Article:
Bukidnon town wants to be known as ‘Philippine eagle sanctuary’

Published May 30, 2018, 10:00 PM

by Mario Casayuran and Vanne Elaine Terrazola

By Zea C. Capistrano

Manolo Fortich, Bukidnon – A town located in the heart of Mindanao will be celebrating Philippine Eagle Week next month by way of crafting a resolution declaring itself as a sanctuary for the critically endangered species.

In an exclusive interview with Manila Bulletin, Manolo Fortich town mayor Clive Quiño said they were working on crafting a resolution that will seek to promote awareness about the conservation of Philippine eagle.

Ceremonies for the passage of the resolution is slated onon June 6, to coincide with the celebration of Philippine Eagle Week, which is celebrated annually from June 4 to 10 by virtue of Presidential Proclamation No. 79.

“This is our chance to prove that we can preserve our natural resources and that we can contribute to increasing the population of the Philippine eagle,” Quiño said.

The remaining lush forest covers in Manolo Fortich is home to a family of Philippine eagles. One of them is the female eagle Kalabugao, who got her name from the village of Kalabugao where she was captured on March 20, 2008, while she was still a juvenile eagle.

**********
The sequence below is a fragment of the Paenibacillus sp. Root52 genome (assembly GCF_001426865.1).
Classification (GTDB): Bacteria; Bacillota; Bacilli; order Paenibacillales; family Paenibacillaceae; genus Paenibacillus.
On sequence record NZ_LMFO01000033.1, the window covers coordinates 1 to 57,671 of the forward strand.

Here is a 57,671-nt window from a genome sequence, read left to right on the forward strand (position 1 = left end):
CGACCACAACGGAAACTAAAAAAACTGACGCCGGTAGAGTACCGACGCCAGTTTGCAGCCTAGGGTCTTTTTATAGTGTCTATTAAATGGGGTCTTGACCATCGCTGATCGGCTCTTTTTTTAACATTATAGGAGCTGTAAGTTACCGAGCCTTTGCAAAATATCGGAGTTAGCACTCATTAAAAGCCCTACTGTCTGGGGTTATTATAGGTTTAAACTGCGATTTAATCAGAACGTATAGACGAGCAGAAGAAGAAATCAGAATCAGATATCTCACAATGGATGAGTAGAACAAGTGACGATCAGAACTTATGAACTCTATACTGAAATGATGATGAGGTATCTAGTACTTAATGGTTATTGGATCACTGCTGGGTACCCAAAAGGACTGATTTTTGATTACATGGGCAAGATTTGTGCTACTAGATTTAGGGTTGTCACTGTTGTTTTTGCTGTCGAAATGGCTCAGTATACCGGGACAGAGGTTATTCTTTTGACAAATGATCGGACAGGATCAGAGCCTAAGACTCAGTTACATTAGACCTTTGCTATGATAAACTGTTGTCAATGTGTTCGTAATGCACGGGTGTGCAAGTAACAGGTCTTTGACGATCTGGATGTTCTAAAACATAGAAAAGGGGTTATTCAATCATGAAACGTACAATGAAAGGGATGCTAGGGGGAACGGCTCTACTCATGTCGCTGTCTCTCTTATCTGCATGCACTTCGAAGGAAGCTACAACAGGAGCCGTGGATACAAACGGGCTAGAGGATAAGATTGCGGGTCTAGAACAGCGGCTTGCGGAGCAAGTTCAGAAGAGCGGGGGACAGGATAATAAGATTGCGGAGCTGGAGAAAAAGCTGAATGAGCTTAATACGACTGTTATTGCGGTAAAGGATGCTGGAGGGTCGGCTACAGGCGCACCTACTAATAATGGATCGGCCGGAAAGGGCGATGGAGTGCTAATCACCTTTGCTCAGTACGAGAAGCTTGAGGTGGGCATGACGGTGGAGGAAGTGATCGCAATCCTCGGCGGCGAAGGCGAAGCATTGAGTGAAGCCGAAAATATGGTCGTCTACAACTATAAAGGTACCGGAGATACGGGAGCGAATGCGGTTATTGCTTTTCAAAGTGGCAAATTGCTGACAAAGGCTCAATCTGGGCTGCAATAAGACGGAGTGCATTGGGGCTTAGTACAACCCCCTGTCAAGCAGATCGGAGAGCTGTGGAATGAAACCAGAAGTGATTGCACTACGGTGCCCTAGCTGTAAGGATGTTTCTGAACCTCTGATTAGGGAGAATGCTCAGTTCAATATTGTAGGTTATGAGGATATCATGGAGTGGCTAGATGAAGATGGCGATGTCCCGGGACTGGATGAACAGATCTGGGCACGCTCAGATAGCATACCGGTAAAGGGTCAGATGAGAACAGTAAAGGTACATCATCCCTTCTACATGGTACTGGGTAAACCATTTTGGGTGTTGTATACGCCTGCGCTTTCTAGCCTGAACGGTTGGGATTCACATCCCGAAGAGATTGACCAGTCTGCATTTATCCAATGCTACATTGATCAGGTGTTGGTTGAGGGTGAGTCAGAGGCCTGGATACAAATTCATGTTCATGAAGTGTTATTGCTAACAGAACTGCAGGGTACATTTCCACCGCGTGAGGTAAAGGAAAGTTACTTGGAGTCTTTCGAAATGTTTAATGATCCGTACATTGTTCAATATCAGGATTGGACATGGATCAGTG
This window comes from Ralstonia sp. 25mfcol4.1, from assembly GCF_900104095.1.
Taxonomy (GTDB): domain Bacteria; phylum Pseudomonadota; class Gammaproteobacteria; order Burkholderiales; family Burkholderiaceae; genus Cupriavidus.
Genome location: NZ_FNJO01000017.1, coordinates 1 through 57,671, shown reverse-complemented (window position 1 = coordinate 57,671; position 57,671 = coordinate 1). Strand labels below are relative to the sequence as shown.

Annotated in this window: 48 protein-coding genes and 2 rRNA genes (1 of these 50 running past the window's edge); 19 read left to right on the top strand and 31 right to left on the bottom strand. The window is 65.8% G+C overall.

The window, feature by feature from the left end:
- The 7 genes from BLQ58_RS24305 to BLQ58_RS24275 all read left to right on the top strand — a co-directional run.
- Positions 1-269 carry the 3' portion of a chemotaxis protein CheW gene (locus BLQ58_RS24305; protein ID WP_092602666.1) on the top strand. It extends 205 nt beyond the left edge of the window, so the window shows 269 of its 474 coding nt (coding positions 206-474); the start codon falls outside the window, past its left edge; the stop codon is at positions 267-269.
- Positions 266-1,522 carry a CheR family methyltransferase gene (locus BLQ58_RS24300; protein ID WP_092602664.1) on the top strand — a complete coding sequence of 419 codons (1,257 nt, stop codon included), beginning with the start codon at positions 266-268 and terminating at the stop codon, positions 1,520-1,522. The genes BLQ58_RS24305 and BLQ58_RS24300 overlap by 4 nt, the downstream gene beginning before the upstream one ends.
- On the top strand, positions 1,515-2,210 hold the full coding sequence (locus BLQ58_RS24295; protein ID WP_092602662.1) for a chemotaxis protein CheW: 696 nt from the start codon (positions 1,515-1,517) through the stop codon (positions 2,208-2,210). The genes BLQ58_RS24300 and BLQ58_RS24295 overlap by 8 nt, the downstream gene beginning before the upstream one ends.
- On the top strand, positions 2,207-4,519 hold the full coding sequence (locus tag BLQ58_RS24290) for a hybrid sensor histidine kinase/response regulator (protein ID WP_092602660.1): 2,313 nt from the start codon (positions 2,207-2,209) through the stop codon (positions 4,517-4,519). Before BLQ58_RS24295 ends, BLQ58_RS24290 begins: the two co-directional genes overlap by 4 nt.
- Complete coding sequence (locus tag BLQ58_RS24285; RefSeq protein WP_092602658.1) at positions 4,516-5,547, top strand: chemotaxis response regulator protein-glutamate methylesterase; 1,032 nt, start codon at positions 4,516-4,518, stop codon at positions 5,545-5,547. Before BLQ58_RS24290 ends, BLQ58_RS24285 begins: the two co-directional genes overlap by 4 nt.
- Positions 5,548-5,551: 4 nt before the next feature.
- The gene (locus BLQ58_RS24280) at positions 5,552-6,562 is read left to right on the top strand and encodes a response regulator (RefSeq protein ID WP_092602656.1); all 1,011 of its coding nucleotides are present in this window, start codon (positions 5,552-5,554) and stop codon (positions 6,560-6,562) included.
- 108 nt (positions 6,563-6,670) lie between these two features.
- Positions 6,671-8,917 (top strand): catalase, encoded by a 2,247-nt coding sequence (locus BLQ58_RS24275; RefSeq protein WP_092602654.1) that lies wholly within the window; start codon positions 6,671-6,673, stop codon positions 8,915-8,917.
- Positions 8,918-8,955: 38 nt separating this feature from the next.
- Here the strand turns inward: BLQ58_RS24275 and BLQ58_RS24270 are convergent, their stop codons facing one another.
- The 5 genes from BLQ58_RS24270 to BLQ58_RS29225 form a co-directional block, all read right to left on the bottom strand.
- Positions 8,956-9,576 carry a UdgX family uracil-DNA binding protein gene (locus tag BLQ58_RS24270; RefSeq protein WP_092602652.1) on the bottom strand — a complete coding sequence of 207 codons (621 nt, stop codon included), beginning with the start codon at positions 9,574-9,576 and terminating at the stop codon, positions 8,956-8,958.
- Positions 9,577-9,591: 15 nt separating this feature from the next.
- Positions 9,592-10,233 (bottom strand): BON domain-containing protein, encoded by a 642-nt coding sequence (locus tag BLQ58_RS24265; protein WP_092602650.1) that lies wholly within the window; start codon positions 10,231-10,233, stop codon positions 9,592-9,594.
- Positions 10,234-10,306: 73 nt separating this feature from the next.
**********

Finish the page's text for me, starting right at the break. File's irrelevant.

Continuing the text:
Dr. Jayson Ibanez, Director for Research and Conservation of the Philippine Eagle Foundation, said Kalabugao was in a bad shape and was only a year-old when she was found by a group of bikers.

“She was thin and severely dehydrated,” he said.

Rescuers also found that Kalabugao had sustained bruises and a broken collar bone. An airgun pellet was also found lodged on her right ankle.

After more than a year of rehabilitation inside the Philippine Eagle Center in Davao City, Kalabugao was released at the Mt. Kitanglad Natural Park in Bukidnon province on October 29, 2009.

Five years later, Kalabugao was captured by a farmer after the predator killed a domestic pig. She was then turned over to authorities and was again released in March 2015.

In 2017, Kalabugao successfully hatched an offspring named Guilang-Guilang by the locals.

Like her mother, Guilang-Guilang, a female juvenile eaglet, was named after Barangay Guilang-Guilang in Manolo Fortich where her nest was found and is closely guarded by the BantayKalasan (forest guards). The village is the farthest village from the town’s center.

Ibanez said Kalabugao is the only eagle who survived from among five eagles they released in Mt. Kitanglad between 2008 and 2011.